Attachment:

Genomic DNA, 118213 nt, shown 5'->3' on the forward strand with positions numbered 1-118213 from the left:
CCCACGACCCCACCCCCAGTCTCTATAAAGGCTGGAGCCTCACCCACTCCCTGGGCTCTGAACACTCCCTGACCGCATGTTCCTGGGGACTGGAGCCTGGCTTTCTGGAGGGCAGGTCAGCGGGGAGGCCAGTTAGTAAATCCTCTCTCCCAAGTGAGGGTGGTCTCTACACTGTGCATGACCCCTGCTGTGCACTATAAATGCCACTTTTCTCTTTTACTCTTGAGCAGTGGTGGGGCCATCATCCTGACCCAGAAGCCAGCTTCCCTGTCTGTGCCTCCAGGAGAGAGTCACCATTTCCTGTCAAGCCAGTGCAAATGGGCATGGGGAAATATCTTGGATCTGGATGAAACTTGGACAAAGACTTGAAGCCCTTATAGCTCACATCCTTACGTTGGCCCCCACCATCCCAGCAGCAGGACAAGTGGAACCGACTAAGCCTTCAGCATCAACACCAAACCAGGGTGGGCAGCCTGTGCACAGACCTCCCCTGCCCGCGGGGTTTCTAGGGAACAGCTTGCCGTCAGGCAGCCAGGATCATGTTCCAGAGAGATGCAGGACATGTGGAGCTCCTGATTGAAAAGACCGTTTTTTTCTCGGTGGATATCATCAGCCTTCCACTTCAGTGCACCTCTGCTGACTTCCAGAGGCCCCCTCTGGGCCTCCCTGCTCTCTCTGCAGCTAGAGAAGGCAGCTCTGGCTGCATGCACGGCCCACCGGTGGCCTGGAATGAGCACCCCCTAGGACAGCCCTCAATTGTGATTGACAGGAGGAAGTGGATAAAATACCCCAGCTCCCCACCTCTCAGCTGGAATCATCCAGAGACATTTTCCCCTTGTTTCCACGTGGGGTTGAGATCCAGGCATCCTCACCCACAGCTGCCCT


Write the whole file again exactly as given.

Genomic DNA, 118213 nt, shown 5'->3' on the forward strand with positions numbered 1-118213 from the left:
CCCACGACCCCACCCCCAGTCTCTATAAAGGCTGGAGCCTCACCCACTCCCTGGGCTCTGAACACTCCCTGACCGCATGTTCCTGGGGACTGGAGCCTGGCTTTCTGGAGGGCAGGTCAGCGGGGAGGCCAGTTAGTAAATCCTCTCTCCCAAGTGAGGGTGGTCTCTACACTGTGCATGACCCCTGCTGTGCACTATAAATGCCACTTTTCTCTTTTACTCTTGAGCAGTGGTGGGGCCATCATCCTGACCCAGAAGCCAGCTTCCCTGTCTGTGCCTCCAGGAGAGAGTCACCATTTCCTGTCAAGCCAGTGCAAATGGGCATGGGGAAATATCTTGGATCTGGATGAAACTTGGACAAAGACTTGAAGCCCTTATAGCTCACATCCTTACGTTGGCCCCCACCATCCCAGCAGCAGGACAAGTGGAACCGACTAAGCCTTCAGCATCAACACCAAACCAGGGTGGGCAGCCTGTGCACAGACCTCCCCTGCCCGCGGGGTTTCTAGGGAACAGCTTGCCGTCAGGCAGCCAGGATCATGTTCCAGAGAGATGCAGGACATGTGGAGCTCCTGATTGAAAAGACCGTTTTTTTCTCGGTGGATATCATCAGCCTTCCACTTCAGTGCACCTCTGCTGACTTCCAGAGGCCCCCTCTGGGCCTCCCTGCTCTCTCTGCAGCTAGAGAAGGCAGCTCTGGCTGCATGCACGGCCCACCGGTGGCCTGGAATGAGCACCCCCTAGGACAGCCCTCAATTGTGATTGACAGGAGGAAGTGGATAAAATACCCCAGCTCCCCACCTCTCAGCTGGAATCATCCAGAGACATTTTCCCCTTGTTTCCACGTGGGGTTGAGATCCAGGCATCCTCACCCACAGCTGCCCT